Sexual and other inappropriate relationships: guidelines to blame

There is a “wide variation” across the country in employers’ guidelines regarding professional boundaries between social care staff and service users, practitioners have warned.

Gerrie Saunderson, an independent social care consultant from Wakefield, West Yorkshire, said this week that there were “still grey areas that need spelling out.”

“The codes of conduct within different local authorities vary considerably,” she said.

Jonathan Coe, chief executive of WITNESS, a charity which helps service users through the process of submitting official complaints about health and social care workers, said: “Many employers have no clear policy about where the line should be drawn.”

Last month Community Care revealed that more than 40% of the conduct cases heard by the GSCC – 14 out of 34 – involved social workers having inappropriate relationships with service users or their families.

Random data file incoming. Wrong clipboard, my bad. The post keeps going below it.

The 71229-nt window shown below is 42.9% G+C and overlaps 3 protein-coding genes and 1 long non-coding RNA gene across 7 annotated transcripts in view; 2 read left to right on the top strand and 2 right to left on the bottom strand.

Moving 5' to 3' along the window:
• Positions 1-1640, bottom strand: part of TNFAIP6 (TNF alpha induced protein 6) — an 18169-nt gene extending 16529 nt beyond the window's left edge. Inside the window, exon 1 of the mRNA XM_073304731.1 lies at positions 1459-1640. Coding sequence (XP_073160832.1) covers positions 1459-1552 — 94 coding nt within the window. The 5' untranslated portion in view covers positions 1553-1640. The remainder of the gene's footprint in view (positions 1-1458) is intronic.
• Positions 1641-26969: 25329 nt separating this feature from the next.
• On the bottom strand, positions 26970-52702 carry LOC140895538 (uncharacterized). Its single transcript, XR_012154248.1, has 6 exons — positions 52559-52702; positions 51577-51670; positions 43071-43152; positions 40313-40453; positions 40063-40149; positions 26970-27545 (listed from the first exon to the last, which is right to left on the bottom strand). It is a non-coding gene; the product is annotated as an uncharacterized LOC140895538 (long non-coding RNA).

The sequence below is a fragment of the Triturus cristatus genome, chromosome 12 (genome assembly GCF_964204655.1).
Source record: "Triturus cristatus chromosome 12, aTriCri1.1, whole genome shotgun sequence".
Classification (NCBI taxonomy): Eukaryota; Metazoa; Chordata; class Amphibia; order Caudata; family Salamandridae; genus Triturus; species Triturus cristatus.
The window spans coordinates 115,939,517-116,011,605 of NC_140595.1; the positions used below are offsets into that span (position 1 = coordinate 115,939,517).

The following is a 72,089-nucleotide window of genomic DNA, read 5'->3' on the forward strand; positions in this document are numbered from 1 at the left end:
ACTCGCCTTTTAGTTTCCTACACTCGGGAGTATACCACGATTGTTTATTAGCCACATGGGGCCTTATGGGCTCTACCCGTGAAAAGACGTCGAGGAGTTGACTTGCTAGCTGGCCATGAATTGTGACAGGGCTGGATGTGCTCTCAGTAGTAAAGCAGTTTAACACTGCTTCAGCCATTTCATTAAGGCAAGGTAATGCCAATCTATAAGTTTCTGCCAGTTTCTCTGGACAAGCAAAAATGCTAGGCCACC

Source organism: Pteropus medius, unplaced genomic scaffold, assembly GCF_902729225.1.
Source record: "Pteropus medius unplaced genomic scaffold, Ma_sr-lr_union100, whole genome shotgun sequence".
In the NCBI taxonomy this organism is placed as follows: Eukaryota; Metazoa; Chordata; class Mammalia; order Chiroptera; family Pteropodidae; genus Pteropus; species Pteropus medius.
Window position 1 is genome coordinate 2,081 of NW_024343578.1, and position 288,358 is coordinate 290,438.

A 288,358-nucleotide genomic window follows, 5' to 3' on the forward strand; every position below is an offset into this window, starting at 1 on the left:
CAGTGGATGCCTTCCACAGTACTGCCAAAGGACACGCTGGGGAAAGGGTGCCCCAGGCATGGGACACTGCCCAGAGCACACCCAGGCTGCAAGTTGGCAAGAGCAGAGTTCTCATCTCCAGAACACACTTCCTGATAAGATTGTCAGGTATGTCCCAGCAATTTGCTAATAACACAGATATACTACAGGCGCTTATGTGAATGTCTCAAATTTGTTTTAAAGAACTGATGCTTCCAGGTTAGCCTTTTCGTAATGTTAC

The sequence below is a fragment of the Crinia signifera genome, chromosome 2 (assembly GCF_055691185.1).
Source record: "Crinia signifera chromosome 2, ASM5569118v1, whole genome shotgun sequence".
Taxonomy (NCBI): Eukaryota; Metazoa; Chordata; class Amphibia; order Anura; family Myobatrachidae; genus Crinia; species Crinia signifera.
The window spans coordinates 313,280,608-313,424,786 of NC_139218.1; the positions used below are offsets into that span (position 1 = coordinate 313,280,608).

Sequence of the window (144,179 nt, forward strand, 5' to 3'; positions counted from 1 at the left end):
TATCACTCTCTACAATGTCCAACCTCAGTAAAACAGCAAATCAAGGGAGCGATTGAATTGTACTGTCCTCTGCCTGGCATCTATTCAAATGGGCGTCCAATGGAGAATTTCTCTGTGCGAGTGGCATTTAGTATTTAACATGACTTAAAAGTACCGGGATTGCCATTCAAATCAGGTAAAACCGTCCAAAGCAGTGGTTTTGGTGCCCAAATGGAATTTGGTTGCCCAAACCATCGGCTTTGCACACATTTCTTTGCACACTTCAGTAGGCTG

In the latest case in April, St Helens social worker Alan Carr was struck off after having a sexual relationship with a vulnerable girl in a children’s home.

The General Social Care Council has announced a review on guidelines for professional boundaries in January this year, after a high proportion of conduct hearings involved inappropriate relationships between social workers and service users.

There is no date set for the publication of the review, but members of the sector believe a revision of the section of GSCC’s code of conduct, which forbids “inappropriate personal relationships with service users”, is long overdue.

The concerns were raised at the GSCC’s annual conference in London this week.

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